In 2011, improved control electronics allowed PDEs as high as 70% while retaining industry-leading specifications for dark count and after-pulsing. The pulse width and dead time were both further reduced, affording 10 ns and 24 ns, respectively, to reliably detect over 37 million single-photon events per second.
SPADs are currently the mainstream solution for single-photon detection in practical applications. The market and applications for single-photon detection continue to expand. Different APD technologies for detecting single photons optimize key performance parameters to suit different applications.
In the visible light range, the best known and most widely used are Si avalanche photodiodes (APD’s). Detection of single-photon infrared (IR) radiation remains a major technological challenge because IR photons carry significantly less energy than those of visible light, making it difficult to engineer an efficient electron cascade. The most successful Si APD’s have their sensitivity restricted by the bandgap, while APD’s based on narrow-gap semiconductors exhibit unacceptably large dark counts.
For automotive lidar at 905 nm, where cost is important for volume production, single-photon silicon avalanche detectors use micro-APDs on top of a CMOS structure.
New indium gallium arsenide (InGaAs) Geiger-mode APDs can detect single photons at 1.5 µm, with higher-power lasers allowing significantly greater range to detect photons that are reflected back by objects around the vehicle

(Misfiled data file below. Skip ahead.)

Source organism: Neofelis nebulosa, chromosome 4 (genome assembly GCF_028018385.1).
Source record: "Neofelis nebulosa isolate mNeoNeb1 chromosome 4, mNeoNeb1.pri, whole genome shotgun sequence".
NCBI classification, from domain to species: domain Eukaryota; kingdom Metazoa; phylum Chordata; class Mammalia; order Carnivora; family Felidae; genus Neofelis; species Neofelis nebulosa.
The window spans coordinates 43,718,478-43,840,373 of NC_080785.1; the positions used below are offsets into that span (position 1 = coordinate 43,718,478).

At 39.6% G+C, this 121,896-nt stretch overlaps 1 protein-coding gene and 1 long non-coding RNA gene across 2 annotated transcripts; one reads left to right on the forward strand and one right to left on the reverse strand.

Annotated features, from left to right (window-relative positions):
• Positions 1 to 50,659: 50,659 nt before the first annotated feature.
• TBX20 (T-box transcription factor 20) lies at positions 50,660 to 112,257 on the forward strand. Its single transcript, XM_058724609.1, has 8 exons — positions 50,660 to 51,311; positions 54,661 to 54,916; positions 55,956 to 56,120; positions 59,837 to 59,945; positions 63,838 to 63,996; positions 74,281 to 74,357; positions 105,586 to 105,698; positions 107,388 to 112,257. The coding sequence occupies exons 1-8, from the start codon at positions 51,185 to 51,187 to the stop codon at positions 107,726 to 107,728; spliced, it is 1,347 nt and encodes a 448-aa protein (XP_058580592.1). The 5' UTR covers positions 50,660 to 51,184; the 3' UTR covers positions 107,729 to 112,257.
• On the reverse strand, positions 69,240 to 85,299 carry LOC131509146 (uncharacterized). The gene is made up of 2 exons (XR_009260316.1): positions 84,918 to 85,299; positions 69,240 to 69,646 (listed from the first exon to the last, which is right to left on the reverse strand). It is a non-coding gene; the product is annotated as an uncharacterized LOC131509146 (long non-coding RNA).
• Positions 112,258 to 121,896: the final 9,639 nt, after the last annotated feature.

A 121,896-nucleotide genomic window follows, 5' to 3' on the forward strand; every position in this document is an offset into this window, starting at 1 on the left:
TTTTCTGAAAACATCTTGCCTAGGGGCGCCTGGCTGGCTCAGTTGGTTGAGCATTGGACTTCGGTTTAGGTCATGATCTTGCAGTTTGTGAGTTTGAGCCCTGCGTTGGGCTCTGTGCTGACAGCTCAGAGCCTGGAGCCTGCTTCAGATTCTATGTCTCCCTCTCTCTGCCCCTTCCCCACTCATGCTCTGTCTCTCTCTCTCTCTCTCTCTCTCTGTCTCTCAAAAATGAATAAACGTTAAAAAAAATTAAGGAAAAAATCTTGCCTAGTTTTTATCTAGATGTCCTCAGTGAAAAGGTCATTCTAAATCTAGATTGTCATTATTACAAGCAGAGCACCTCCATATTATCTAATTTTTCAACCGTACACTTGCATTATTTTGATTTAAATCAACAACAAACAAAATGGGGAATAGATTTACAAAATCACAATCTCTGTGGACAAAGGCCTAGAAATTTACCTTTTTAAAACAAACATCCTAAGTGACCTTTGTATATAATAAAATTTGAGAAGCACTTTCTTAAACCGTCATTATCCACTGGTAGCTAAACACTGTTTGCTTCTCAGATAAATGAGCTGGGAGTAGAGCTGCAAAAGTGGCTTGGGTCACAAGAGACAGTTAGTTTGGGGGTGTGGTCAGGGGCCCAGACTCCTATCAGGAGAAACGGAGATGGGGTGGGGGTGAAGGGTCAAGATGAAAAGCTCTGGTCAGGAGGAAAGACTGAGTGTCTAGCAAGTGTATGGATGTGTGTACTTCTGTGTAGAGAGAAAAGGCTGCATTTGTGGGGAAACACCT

The typical structure of an InGaAs/InP single-photon detector is made by a separate absorption and multiplication (SAM) region where a low-bandgap material (InGaAs) is used to absorb NIR photons and a compatible highbandgap material (InP) is used for avalanche multiplication through a high electric field. Some tasks require free-running operation of the detector because the arrival time of the photons is unknown or they are spread over a long time slot (tens of microsecond). Free-running operation of InGaAs/InP detectors is challenging due to afterpulsing effects, where spontaneous dark detections can occur shortly after previous photon detections, due to trapping phenomena.
The best quantum efficiency (QE) reported for InGaAs APD’s is 16% at 1.2 µm, but the large, 0.5-ns jitter and high, 10 -per-second dark counts make them not attractive for several important applications, including practical quantum communication systems.
To minimize the afterpulsing effect, the avalanche current must be reduced since this reduces the probability that a trap gets filled in the first place. An appropriate circuit, referred to as quenching electronics, is necessary to rapidly suppress the avalanche by lowering the reverse bias down and to restore the SPAD to its armed state to detect the next incoming photon. The rapid quenching also reduces afterpulsing, therefore the quenching electronics plays a key role in a SPAD system. The after-pulsing effects in InGaAs APDs, make them ill-suited for applications requiring high duty-cycle and high-rate detection. Usually, InGaAs APDs are operated in gated mode in which a periodic shot duration bias, synchronized to input photon timing, is applied. In the gated mode, however, InGaAs APDs cannot detect photons with a random input timing. The InGaAs APDs can be operated at temperatures accessible via thermoelectric cooling, making them ideal for applications requiring compact photon-counting solutions.
In 2020 Draper patents high-speed single-photon detector to advance lidar